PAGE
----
Directed by Chalalai Fischbach and Jett Cain, the recently released video for “Rockets” is an ode to classic ballroom culture that effortlessly meshes grit, glamour and sultry seductiveness in a way that nods at the 20s and house music, as everyone has elaborate costumes; however, the video’s last two and a half minutes or so showcases Hervey’s and Goodman’s own creative direction as it features a sparkly dance routine over DJ Moma and Guy Furious’ uptempo remix of the original song. 

New Video: Up-and-Coming Singer/Songwriter Malia Releases Ode to Enjoying Life’s Simple Things

Malia is a up-and-coming Seattle, WA-born, Los Angeles, CA-based singer/songwriter and guitarist, who at a young age was drawn to music. Although she was extremely shy, she loved to signing and always participated in choir while in school; but because she frequently suffered from crippling insecurity and self-doubt, she initially didn’t pursue her lifelong passion. “For some reason I didn’t allow myself to dream musically, I always told myself that being a singer was too far-fetched and I wasn’t good enough anyway,” the Seattle-born, Los Angeles-based singer/songwriter explains.

Putting her passion aside, Malia upon graduation from high school, decided to move to California, where she attended college and ultimately graduate with honors, obtaining a BA in Political Science. “I just went through the motions, I never did anything with music throughout those years, I just told myself I would continue on through the education system.” As the story goes, several years later, while working and enduring through several short-term, unfitting and unfulfilling jobs, she found herself in an existential crisis, in which she realized that everything in her life had to change.

“That’s when I sat down and had the first, honest conversation I’d had with myself in years. I asked myself ‘What makes you truly happy, fears aside?’ . . . and I knew that answer was and always had been music. I had been running from my happiness for years, in fear of what people may say, reaffirming on the regular that my musical skills were not good enough to make it,” Malia recalls. And from that point on, she started to focus on pursuing music. She bought out guitar and taught herself how to play.  “I sought out people to jam with and learn from, and fell into a very fitting situation hanging out at a studio in Hollywood. Every day, I worked on my guitar skills and eventually began to play some small shows. I was able to record my first EP at the studio with the help of friends.”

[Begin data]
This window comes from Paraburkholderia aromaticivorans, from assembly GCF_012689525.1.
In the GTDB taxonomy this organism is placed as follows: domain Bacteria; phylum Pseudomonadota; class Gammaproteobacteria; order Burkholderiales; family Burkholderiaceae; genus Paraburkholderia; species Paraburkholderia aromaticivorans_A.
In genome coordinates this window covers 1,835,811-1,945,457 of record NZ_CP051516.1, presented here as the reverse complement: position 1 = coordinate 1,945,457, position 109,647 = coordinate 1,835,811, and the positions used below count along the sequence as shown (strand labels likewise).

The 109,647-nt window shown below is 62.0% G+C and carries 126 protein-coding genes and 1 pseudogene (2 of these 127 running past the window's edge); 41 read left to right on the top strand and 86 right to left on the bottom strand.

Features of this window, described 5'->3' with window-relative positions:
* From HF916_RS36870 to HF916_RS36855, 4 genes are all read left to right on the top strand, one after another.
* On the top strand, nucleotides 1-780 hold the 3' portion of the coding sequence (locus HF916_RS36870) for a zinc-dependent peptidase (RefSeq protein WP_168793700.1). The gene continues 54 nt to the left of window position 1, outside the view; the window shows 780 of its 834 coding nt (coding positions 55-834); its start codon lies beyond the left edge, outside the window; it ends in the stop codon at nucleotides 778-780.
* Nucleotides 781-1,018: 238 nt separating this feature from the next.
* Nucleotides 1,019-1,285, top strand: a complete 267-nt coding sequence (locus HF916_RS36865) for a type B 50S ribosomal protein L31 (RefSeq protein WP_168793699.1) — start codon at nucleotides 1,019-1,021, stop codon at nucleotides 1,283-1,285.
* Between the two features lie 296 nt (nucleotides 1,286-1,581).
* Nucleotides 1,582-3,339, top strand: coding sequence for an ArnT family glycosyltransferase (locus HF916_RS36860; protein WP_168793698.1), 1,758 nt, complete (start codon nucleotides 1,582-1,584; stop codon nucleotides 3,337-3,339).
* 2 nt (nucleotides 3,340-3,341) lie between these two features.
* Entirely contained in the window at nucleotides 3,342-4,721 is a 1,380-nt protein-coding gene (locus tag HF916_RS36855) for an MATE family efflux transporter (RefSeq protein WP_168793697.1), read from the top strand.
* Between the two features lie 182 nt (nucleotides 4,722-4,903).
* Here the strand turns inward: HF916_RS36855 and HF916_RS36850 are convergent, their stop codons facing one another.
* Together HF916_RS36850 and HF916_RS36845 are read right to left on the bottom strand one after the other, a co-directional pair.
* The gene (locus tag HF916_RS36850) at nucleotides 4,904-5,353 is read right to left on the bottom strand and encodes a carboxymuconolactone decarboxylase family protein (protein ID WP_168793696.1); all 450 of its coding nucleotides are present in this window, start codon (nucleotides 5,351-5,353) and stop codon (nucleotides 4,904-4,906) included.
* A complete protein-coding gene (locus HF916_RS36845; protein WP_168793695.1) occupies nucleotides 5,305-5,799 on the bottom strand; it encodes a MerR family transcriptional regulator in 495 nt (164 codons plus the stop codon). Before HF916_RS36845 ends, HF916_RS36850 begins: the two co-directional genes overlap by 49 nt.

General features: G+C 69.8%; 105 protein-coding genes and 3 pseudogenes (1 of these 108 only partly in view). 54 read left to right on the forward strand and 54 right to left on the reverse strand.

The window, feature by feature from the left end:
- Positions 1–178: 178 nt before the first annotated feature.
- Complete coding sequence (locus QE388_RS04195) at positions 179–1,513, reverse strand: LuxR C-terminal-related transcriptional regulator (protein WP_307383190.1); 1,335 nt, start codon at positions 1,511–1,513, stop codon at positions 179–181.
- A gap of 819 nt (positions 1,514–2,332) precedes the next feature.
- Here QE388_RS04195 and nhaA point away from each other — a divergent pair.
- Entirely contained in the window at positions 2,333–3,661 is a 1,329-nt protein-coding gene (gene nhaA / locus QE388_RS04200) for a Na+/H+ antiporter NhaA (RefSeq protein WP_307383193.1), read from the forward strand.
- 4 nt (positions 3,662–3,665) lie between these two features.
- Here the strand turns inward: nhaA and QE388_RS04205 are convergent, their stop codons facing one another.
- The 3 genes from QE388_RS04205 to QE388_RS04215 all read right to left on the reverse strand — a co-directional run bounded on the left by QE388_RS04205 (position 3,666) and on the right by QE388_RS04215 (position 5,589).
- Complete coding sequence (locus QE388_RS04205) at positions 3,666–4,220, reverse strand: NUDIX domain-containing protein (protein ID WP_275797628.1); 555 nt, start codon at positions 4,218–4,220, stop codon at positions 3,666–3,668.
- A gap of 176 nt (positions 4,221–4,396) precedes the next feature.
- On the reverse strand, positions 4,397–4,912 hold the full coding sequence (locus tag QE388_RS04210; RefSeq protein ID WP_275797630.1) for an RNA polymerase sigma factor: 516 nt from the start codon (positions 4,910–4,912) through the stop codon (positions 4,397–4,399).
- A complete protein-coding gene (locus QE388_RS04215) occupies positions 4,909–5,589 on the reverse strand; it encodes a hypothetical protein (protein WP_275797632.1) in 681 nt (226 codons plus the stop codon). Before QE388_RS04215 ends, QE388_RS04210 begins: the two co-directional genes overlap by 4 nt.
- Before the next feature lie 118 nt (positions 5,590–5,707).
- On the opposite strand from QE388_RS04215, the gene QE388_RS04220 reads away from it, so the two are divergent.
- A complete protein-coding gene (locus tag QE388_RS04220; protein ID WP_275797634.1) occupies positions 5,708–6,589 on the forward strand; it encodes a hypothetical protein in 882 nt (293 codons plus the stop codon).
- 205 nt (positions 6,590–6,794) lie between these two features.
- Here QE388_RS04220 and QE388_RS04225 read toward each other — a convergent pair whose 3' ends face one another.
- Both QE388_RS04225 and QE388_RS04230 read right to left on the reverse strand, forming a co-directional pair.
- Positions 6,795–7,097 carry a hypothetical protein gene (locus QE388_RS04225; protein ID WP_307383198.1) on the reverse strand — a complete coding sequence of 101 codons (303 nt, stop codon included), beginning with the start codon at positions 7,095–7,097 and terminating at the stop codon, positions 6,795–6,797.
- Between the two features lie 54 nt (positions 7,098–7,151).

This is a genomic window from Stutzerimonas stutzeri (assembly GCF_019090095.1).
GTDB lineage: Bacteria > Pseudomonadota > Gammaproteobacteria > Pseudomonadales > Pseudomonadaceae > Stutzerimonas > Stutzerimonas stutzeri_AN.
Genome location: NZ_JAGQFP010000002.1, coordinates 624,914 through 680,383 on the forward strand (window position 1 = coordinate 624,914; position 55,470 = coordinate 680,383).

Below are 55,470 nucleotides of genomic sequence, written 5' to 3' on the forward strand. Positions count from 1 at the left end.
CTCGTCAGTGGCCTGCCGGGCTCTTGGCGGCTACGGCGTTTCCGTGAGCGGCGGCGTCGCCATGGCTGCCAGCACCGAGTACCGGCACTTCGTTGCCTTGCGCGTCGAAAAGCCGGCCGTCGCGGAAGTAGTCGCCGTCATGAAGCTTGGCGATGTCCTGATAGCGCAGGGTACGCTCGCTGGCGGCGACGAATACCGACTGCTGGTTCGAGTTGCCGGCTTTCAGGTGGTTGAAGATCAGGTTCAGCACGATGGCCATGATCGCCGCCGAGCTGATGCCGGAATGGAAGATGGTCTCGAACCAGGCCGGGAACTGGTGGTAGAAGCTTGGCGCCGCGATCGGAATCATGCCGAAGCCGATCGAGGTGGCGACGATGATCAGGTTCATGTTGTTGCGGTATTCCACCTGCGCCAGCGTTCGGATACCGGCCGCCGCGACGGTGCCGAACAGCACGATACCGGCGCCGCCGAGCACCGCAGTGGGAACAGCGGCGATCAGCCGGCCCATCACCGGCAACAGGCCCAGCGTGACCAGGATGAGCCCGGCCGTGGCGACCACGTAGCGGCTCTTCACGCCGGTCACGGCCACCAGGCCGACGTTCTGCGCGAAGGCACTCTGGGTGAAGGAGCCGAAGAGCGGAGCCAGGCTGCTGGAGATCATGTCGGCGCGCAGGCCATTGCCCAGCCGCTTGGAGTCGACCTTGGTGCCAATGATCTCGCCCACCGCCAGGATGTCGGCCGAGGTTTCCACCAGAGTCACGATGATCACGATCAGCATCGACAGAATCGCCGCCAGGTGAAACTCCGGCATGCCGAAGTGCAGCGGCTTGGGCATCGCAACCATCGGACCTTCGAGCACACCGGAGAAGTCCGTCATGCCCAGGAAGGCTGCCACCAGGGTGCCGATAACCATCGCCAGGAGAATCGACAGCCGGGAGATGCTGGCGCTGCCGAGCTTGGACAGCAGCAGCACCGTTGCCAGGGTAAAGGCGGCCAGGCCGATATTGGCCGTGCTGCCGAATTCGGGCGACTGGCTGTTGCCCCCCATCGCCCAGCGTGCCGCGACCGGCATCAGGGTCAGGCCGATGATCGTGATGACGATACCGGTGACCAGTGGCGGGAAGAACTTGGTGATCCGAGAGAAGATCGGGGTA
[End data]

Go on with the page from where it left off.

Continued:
After a West Coast tour with Syd, Malia decided to surprise fans with the early release of the Late Bloomer EP, which features singles “Simple Things” and “Dirty Laundry,” a collaboration with her recent tourmate Syd.  Reportedly, the EP reveals an artist with a newfound confidence and self-assuredness, and from the aforementioned EP single “Simple Things,” Malia specializes in an easy-going, thoughtfully crafted soul that simultaneously nods at Bill Withers, Erykah Badu, Jill Scott and others while being an ode to slowing down, taking a breath and enjoying the simple things in life and with others. But interestingly enough, the song also suggests that by simplifying one’s life that it leads to a deeper sincerity and happiness in one’s life and relationships; after all, modern life can be complicated enough. 
 
Co-directed by Mali and Quentin Lamont and shot and edited by Dana Rice, the recently released video for the song captures the easygoing, summer afternoon vibe of the song while featuring the young artist hanging out, writing and goofing off — with an enormous, endearing smile. 

Live Footage: The Legendary Mavis Staples Performs “Build A Bridge” on “Colbert”

Now, more than enough ink has been spilled throughout Mavis Staples‘ eight decades in music, both as a member of the legendary The Staple Singers and as a solo artist, so I won’t delve into her biography or what other journalists have written about her because I think that for the sake of this post, it’s largely unnecessary; however, whether as a member of The Staple Singers or as a solo artist, Ms. Staples has released some of the most important, influential and beloved songs of the 60s and 70s — and in my book, the woman is a revered, national treasure. Of course, unsurprisingly, Staples has seen quite a bit of American history — including the bitter and shameful prejudice, racism, ugliness, injustice and violence of the Jim Crow-era South, the Civil Rights era, the hypocrisy and wishy washiness of White moderates and liberals, the election of Barack Obama — and yet . . . as the old adage says — the more things change, the more things remain the same. And while the same hate has always remained, rooted around race, gender, class, ethnicity and nationally, for the first time in a couple of  generations, the discussion of whether or not this country has lived up to is ideals have forced itself back into the national consciousness.